Abstracts are an important part of scholarly publications. Journal editors select reviewers based on the abstract, conference organizers select presentations and invite full length papers based on an abstract (sometimes an extended abstract), and online databases crawl the abstract when indexing search results. In this post, I will give my two cents on journal abstracts.
First, abstracts are not an introduction. An abstract should be an autonomous statement of the work including the methods, results, and conclusions. Journal guidelines vary, but abstracts are typically 150-200 words.
There are many online resources for how to write abstracts. The best one I’ve seen breaks the journal abstract down into five components and recommends at least one sentence to answer each of these questions:
- Motivation – why should the reader care about the problem?
- Problem statement – what is the problem and its scope?
- Approach – how did you solve the problem?
- Results – what is the answer to the problem?
- Conclusions – what are the implications of the results?
Many abstracts lack Motivation and Conclusions, which can be a big turn off to readers. Also, I’ve seen authors take several sentences to describe the Approach and, as a result, the abstract starts to read like an introduction. Be brief. Remember “MPARC”.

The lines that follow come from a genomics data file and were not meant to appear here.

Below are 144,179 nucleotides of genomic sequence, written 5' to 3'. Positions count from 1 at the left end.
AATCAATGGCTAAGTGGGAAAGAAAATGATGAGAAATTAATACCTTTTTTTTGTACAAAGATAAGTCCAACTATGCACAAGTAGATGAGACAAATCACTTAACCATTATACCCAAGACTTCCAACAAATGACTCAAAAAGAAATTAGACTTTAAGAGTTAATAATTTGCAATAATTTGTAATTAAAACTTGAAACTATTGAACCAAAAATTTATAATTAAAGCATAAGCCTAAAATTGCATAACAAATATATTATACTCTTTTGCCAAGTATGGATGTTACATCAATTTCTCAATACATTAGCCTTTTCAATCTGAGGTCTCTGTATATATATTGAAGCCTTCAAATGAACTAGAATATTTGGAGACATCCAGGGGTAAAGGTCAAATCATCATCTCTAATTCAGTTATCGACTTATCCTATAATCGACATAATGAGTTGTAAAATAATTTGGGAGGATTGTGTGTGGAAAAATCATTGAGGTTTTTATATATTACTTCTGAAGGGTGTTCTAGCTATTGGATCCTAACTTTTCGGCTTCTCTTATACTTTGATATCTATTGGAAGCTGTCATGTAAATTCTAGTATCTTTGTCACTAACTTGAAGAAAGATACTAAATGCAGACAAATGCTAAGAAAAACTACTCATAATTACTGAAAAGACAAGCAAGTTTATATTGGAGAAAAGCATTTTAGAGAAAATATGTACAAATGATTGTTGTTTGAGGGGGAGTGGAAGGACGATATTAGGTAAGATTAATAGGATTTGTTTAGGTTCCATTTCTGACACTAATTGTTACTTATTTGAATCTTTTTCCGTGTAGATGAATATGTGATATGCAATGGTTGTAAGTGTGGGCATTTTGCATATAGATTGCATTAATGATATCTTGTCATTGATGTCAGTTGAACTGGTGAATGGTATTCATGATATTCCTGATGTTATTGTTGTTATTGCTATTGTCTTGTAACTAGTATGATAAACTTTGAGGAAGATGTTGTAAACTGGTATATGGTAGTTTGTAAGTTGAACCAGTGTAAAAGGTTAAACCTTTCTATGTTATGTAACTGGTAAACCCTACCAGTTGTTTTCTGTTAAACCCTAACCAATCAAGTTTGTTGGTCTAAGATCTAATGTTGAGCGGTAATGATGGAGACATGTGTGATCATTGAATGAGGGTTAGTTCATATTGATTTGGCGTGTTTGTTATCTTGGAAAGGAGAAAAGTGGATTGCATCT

After your manuscript is published and gets indexed for online search results, the abstract starts its most important job–to entice people to read the paper. Although you might get a few citations from people who read only the abstract, most citations and all of the positive feedback will come from people who actually read the paper. If your abstract is poorly written or not convincing, few people will bother to read the paper.
Think of the abstract as a window display that lures shoppers into the store to buy something, i.e., to read your paper and cite it. Don’t be flashy and oversell. Keep it simple like in the image below, where you’ll also find some two force members!
Now for my pet peeve. Don’t lead the abstract off with “In this paper” or some other similarly worded protraction. It’s effortless, does not motivate, and sets a boring tone. Besides, to what other paper would the abstract refer? Remember, the abstract should be autonomous. Does the paper refer back to the abstract? No. The paper stands alone. So should the abstract.